By Jennifer Browning
On Friday, Dec. 10 Herold Charles was honored with a TeenNick HALO Award for his valiant effort to help people find loved ones after the Haiti earthquake.
TeenNick awarded Herold with $20,000. Half would go towards his education and the other $10,000 would go to the charity of his choice. Herold decided to split the donation between two non-profits and provide Project Medishare with a $5000 grant.
On January 12, Herold came home from school and started on his homework. Shortly after 6 p.m. a good friend called Herold to see if he had heard about the earthquake in Haiti.
Herold turned on the TV and saw reports of the 7.0 magnitude quake that had devastated his home country.
“My gut told me, oh my gosh, we in the U.S. aren’t ready for an earthquake,” Herold said, “How can Haiti be ready for an earthquake?”
Herold currently lives in Miami, but his family, including his parents, lives in Haiti. Suddenly, Herold felt a panic that so many others felt. Was his family safe?
“I rushed to my neighbors house across the street and asked to borrow her phone card to call home,” “I called many times and my parents didn’t answer, my sisters didn’t pick up. All of the calls either went to voicemail or it rang, rang and rang.”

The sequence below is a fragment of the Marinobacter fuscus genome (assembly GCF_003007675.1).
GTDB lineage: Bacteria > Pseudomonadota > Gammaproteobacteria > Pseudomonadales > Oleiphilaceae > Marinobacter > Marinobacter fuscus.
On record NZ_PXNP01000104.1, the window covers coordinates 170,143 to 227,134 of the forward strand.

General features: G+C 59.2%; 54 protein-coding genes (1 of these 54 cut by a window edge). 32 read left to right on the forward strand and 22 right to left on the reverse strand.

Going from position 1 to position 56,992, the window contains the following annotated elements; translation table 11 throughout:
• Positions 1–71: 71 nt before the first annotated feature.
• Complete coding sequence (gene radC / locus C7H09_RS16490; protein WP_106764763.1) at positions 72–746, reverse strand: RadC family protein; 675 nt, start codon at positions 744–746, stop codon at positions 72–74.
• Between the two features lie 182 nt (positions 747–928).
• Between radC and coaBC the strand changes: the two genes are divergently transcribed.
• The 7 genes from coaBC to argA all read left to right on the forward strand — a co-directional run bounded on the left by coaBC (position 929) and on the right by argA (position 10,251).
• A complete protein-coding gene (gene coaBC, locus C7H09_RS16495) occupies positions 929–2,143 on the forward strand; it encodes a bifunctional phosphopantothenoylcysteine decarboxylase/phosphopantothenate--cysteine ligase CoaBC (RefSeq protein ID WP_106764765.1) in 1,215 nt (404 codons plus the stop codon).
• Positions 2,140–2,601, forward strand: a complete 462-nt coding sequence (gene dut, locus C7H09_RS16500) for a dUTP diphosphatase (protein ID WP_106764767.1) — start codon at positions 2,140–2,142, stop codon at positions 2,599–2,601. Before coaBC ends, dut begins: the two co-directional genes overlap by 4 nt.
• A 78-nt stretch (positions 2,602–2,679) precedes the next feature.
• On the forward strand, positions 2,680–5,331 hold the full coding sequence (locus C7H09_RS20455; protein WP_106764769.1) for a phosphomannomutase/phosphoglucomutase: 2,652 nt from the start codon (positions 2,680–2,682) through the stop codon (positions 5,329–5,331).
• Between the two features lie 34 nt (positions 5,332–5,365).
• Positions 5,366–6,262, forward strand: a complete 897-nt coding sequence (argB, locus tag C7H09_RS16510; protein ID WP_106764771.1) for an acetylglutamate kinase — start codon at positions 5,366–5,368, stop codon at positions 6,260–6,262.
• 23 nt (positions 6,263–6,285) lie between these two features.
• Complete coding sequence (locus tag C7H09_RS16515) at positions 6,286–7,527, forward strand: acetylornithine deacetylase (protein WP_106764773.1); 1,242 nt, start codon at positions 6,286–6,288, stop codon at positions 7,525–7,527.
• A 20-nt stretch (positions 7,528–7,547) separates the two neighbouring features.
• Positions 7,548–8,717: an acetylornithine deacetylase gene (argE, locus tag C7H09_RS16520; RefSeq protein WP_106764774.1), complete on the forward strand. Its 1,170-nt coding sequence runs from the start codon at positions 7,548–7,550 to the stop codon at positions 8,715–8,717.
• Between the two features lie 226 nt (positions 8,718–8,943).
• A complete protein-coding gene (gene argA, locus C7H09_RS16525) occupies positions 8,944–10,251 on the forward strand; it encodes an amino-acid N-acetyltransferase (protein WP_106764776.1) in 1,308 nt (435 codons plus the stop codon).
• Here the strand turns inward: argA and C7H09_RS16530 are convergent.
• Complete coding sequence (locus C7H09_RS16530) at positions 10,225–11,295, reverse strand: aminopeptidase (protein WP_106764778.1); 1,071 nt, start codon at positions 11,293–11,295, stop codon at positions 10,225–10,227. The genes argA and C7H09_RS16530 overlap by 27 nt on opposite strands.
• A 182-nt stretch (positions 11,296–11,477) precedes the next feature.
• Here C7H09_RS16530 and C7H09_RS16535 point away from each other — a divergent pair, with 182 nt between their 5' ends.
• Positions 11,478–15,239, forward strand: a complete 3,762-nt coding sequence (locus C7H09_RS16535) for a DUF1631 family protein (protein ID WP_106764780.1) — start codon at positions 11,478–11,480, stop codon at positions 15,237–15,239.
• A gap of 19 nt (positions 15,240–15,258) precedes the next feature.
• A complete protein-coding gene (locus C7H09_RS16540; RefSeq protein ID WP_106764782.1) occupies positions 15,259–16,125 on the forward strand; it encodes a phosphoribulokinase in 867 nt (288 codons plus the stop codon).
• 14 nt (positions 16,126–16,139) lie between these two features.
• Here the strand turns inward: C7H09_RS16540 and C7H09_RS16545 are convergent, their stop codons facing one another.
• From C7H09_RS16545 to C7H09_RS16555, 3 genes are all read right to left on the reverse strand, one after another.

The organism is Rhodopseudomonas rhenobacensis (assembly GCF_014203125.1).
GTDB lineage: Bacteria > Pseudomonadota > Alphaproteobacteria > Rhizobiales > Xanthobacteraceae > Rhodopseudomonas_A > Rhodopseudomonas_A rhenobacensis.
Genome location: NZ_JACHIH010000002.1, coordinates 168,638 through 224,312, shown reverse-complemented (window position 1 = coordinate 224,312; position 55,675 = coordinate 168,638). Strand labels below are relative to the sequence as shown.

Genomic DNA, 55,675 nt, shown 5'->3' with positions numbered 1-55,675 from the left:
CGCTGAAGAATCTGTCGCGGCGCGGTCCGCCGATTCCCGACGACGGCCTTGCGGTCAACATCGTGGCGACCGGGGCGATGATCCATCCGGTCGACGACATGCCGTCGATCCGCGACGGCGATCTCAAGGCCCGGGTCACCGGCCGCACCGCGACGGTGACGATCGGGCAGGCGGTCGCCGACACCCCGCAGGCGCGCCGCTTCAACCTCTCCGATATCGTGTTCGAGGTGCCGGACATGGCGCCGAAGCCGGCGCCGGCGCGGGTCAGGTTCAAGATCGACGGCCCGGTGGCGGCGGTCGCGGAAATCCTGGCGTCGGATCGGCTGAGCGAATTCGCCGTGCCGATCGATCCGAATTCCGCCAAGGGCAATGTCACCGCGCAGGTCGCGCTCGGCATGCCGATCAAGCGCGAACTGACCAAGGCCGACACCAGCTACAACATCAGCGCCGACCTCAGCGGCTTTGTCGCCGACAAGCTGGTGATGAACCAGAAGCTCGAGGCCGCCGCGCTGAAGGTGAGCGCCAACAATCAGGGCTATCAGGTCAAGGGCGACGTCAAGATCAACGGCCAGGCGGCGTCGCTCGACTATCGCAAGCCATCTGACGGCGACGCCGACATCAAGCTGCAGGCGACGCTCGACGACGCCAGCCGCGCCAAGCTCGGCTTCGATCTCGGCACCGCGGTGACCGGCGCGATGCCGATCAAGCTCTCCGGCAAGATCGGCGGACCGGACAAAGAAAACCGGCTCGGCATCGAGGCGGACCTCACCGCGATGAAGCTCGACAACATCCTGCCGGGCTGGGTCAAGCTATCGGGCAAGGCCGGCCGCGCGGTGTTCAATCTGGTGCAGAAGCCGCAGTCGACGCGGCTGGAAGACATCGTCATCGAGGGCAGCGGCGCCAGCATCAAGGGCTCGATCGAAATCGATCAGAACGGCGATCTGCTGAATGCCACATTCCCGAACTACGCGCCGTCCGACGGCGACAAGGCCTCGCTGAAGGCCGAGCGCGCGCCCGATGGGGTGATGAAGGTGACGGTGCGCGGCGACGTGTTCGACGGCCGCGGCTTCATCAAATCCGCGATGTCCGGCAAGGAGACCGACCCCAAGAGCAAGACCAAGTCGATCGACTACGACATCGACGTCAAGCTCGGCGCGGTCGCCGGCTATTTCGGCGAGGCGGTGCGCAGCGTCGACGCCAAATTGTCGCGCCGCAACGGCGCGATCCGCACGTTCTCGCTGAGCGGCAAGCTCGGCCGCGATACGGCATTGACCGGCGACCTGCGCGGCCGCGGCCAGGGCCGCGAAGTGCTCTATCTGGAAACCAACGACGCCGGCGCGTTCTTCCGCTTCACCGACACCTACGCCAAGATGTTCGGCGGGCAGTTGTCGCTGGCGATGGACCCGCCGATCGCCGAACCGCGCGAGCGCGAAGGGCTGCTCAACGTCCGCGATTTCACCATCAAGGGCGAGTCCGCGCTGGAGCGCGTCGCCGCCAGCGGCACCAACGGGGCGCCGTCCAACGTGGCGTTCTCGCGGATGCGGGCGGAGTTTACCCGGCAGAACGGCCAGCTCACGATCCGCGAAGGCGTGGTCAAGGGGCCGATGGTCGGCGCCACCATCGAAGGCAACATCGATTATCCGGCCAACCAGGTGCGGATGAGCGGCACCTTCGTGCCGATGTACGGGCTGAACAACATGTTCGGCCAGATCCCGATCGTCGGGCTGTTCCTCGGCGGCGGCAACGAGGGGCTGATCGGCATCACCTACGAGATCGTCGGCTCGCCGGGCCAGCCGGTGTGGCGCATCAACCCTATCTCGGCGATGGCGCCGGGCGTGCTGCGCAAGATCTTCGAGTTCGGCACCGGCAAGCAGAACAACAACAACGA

As Herold, watched the news, he noticed the coverage shift from that of the quake to those who were starting to look for families and loved ones. The next day Herold went into action.
“The day after I began researching what resources were in Haiti and who was there to help,” he said.
After two days of waiting Herold finally heard from his sister and parents and learned that his family had survived. But there were still so many people missing.
Although he had previously deleted his Twitter account just weeks before, Herold opened a new account and went to work.
Through his Twitter account Herold started asking people to send him their phone numbers, names and addresses of their relatives missing in Haiti. Immediately, his phone began ringing.
Ten of Herold’s family and friends between Jacmel and Port-au-Prince began helping him search for the missing. When his Haiti network returned the information, it was up to Herold to return the call to let those in the U.S. know the information about their relatives. Herold said while he didn’t have to deliver bad news often, when he did, it was very difficult.
“That was the hardest part of the whole thing,” Herold said. “I don’t do good when it comes to tragedy. I started getting chills and I would get sick. When they would tell someone is missing or someone had died…the hardest part was to call the family.”
For the next three months, Herold continued to help in Haiti in a variety of ways. Such as helping organized donated food, supplies and other non-perishable items for those suffering in Haiti.
Herold learned about Project Medishare’s work in Haiti through Twitter.
“I heard so much about [Project Medishare] and their work,” he said. “And whenever we had a need for medical need for someone in Haiti, we would contact Medishare.”
While Herold worked with many organizations, he said he chose Project Medishare because of the medical work the organization provided to the people of Haiti.
“What a great way to help out, but by helping an organization doing medical work in Haiti,” Herold said. “Besides food and water, people in Haiti really need medical help.”